Four key elements: caps on total liability, exceptions to cap, limitations on type of damages, and exceptions to limits.
In recent posts, I have postulated that commercial contracting is on the following path of evolution:
- Reliable data as to what is market for key contracting terms will become readily available as utility models, powered by large data sets and AI, become prevalent. See Post 225 (“Can contract analysis operate like a utility?”).
- Companies will look to remove friction from their businesses by aligning their contract terms (and negotiating practices) with market, with some companies offering better-than-market terms in an effort to achieve competitive advantage. See Post 211 (“Competition based on better commercial contract terms”).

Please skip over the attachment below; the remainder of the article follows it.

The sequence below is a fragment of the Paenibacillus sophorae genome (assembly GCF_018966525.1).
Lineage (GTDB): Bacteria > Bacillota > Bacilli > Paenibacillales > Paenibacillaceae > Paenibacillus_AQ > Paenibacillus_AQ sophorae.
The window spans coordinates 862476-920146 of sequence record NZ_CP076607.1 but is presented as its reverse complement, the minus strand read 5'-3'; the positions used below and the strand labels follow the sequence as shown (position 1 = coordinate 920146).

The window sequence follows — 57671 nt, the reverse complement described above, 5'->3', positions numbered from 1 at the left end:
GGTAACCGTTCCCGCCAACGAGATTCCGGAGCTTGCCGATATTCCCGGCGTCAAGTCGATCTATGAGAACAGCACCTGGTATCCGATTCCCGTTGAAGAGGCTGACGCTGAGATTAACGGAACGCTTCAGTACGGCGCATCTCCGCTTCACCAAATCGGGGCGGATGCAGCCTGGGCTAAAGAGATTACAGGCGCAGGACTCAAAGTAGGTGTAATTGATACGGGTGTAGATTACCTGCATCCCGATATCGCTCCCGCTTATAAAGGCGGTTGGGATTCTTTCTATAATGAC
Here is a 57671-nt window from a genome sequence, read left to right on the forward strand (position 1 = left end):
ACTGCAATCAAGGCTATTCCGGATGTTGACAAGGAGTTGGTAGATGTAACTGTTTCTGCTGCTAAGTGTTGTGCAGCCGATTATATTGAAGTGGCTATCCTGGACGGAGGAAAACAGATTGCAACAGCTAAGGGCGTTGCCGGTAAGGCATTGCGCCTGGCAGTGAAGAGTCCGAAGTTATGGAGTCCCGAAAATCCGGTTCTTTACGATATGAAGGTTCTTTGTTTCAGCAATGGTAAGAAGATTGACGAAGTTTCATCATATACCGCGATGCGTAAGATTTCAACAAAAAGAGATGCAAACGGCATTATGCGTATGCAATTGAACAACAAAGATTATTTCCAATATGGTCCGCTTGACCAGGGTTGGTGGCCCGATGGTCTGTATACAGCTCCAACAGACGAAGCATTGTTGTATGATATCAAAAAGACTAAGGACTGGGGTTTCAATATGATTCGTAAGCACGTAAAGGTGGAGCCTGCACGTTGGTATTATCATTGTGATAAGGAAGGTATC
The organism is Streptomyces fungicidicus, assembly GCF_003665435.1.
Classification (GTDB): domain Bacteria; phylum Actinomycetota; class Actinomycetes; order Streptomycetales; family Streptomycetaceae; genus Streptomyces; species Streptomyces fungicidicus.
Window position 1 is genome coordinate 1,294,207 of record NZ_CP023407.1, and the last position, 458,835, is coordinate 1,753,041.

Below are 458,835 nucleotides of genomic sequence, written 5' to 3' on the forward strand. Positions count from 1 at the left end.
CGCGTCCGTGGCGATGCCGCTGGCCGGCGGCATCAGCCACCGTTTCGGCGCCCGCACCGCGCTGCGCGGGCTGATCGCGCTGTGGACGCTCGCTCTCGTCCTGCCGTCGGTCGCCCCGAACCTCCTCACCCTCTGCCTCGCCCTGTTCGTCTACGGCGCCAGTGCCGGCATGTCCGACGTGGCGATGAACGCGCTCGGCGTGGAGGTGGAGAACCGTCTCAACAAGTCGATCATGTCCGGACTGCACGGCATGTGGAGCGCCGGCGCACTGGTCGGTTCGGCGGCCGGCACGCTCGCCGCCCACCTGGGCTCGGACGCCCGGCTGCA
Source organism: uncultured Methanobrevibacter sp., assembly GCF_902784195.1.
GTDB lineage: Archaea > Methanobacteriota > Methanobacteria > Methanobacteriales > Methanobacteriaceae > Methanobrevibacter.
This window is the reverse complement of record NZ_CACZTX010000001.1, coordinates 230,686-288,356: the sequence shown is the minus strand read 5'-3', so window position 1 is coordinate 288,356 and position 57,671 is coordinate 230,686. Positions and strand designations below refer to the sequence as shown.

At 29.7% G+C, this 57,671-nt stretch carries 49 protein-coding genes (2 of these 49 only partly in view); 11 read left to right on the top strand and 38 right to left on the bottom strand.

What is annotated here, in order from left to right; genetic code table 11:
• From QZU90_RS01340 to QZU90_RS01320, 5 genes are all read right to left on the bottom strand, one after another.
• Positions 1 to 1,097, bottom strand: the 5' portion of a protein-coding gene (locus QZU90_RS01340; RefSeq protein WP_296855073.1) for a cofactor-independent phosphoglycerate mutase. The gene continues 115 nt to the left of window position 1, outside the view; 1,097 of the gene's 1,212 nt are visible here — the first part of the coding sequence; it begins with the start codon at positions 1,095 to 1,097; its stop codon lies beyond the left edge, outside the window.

- Moving to market terms will lead to contract standardization, less contract complexity, and significant returns to the companies that adopt this approach, benefitting the economy as a whole. See Post 228 (“The cost of contract complexity”); Post 236 (“Case study: impact of AI and Big Data on low-risk contract negotiations”); Post 292 (“The emergence of data-driven contracting: notes from the field”).
The critical foundation for this evolution is that all parties to a negotiation have reasonable access to information regarding what constitutes market. (For a discussion of the problems associated with information asymmetry, see the works of Joseph Stiglitz.)
Continue Reading What is “market” for limitation of vendor liability? A look at the data (322)